Tips For Selling
Getting Your House Ready To Sell.
Introduction - Emotion vs. Reason
When conversing with real estate agents, you will often find that when
they talk to you about buying real estate, they will refer to your purchase
as a "home." Yet if you are selling property, they will often
refer to it as a "house." There is a reason for this. Buying
real estate is often an emotional decision, but when selling real estate
you need to remove emotion from the equation.
You need to think of your house as a marketable commodity. Property.
Real estate. Your goal is to get others to see it as their potential
home, not yours. If you do not consciously make this decision, you can
inadvertently create a situation where it takes longer to sell your
The first step in getting your home ready to sell is to "de-personalize"
De-personalize the House
The reason you want to "de-personalize" your home is because
you want buyers to view it as their potential home. When a potential homebuyer
sees your family photos hanging on the wall, it puts your own brand on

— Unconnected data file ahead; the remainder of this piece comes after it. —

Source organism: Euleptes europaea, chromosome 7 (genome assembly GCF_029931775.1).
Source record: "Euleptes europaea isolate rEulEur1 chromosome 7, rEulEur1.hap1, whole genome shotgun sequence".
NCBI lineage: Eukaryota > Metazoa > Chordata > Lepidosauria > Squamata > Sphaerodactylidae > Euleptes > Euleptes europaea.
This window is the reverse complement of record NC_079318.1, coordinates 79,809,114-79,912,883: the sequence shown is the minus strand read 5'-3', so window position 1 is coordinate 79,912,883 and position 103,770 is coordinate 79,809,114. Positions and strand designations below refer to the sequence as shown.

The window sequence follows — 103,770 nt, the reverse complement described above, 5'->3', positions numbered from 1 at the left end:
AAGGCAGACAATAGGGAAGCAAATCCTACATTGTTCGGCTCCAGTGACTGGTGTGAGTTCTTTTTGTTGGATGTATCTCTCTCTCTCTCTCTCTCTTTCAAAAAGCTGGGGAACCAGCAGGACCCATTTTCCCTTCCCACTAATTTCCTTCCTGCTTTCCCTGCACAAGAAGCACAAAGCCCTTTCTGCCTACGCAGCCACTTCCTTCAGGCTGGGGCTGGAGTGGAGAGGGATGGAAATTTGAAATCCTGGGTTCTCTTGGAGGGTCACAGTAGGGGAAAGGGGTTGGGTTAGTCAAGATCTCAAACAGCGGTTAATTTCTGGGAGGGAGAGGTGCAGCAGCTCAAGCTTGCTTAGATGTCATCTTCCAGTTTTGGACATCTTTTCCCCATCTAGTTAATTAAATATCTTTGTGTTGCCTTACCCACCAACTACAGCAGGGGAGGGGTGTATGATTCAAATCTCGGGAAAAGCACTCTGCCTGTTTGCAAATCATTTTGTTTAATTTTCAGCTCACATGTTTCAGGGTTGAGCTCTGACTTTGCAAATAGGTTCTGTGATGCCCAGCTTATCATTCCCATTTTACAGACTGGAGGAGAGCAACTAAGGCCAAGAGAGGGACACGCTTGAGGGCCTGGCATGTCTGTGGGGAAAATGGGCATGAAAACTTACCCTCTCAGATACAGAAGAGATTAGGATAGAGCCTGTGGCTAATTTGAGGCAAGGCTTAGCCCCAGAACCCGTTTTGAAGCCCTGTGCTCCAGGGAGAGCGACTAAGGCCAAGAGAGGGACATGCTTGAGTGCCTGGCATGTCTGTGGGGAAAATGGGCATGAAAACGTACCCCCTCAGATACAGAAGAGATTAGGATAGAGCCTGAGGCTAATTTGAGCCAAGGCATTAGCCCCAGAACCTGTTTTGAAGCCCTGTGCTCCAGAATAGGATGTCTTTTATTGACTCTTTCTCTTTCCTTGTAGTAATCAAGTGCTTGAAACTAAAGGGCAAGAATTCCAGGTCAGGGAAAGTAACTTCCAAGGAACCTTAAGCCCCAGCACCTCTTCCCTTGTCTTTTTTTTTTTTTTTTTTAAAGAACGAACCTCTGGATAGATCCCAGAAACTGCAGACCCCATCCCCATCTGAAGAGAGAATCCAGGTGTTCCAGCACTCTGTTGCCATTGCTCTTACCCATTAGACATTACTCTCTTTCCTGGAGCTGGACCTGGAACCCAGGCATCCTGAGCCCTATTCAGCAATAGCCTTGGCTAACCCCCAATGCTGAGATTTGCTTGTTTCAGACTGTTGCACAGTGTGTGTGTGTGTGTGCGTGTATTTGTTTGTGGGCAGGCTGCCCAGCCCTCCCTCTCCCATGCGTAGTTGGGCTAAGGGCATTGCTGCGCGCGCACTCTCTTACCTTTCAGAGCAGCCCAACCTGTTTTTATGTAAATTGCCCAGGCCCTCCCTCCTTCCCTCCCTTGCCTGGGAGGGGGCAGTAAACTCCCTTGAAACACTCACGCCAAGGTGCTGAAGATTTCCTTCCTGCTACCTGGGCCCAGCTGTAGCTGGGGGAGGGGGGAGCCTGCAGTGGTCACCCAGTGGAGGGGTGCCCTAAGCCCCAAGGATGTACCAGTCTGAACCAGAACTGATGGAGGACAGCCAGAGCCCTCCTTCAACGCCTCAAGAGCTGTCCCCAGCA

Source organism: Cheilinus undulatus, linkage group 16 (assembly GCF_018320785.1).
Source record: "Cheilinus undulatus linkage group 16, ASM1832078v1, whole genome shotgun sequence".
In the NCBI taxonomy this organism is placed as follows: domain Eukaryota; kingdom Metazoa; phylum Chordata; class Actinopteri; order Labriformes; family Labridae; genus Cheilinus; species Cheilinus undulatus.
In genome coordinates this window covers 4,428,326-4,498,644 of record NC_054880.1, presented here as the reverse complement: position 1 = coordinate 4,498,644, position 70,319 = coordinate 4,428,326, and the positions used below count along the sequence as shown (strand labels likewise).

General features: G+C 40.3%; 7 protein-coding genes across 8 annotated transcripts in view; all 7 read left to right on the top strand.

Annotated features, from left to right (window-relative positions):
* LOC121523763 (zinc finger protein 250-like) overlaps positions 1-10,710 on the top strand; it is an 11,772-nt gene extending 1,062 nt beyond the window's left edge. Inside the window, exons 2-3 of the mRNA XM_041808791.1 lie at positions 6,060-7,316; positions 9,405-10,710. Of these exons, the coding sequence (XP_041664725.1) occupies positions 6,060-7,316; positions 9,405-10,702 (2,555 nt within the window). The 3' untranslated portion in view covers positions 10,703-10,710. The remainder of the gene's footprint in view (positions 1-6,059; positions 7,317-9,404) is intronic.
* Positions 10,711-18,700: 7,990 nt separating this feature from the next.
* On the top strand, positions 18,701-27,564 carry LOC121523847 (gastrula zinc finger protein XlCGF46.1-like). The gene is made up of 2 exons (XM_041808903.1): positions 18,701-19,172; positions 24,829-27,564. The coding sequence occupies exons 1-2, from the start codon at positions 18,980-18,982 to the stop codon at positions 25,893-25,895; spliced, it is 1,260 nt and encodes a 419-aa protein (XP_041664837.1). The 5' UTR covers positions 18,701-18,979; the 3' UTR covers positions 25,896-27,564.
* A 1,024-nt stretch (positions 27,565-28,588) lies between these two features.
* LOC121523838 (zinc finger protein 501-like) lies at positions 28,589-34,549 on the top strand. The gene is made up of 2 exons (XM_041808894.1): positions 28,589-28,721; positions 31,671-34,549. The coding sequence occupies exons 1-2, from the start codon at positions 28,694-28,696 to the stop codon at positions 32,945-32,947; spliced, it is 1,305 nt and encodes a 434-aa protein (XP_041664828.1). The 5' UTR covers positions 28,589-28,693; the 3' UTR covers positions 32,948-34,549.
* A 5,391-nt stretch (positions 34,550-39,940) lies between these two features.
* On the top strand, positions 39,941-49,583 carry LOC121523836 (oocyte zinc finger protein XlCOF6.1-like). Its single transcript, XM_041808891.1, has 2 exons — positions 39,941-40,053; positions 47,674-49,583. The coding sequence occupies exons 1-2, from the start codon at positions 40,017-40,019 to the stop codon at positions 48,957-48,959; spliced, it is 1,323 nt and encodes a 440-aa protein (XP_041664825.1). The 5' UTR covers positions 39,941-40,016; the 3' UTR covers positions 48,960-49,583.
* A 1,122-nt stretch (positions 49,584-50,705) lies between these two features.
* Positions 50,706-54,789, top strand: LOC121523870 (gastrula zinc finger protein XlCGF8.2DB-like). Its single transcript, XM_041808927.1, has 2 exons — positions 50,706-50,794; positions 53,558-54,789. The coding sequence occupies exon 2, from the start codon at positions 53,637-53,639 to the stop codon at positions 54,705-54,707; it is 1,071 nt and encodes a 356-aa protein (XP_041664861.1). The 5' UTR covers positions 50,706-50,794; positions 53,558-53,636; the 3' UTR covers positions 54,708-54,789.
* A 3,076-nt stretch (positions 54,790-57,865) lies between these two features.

the home and momentarily shatters their illusions about owning the house.
Therefore, put away family photos, sports trophies, collectible items,
knick-knacks, and souvenirs. Put them in a box. Rent a storage area for
a few months and put the box in the storage unit.
Do not just put the box in the attic, basement, garage or a closet. Part
of preparing a house for sale is to remove "clutter," and that
is the next step in preparing your house for sale.
Removing Clutter, Though You May Not Think of it as Clutter
This is the hardest thing for most people to do because they are emotionally
attached to everything in the house. After years of living in the same
home, clutter collects in such a way that may not be evident to the homeowner.
However, it does affect the way buyers see the home, even if you do not
realize it. Clutter collects on shelves, counter tops, drawers, closets,
garages, attics, and basements.
Take a step back and pretend you are a buyer. Let a friend help point
out areas of clutter, as long as you can accept their views without getting
defensive. Let your agent help you, too.
The kitchen is a good place to start removing clutter, because
it is an easy place to start. First, get everything off the counters.
Everything. Even the toaster. Put the toaster in a cabinet and take it
out when you use it. Find a place where you can store everything in cabinets
and drawers. Of course, you may notice that you do not have cabinet space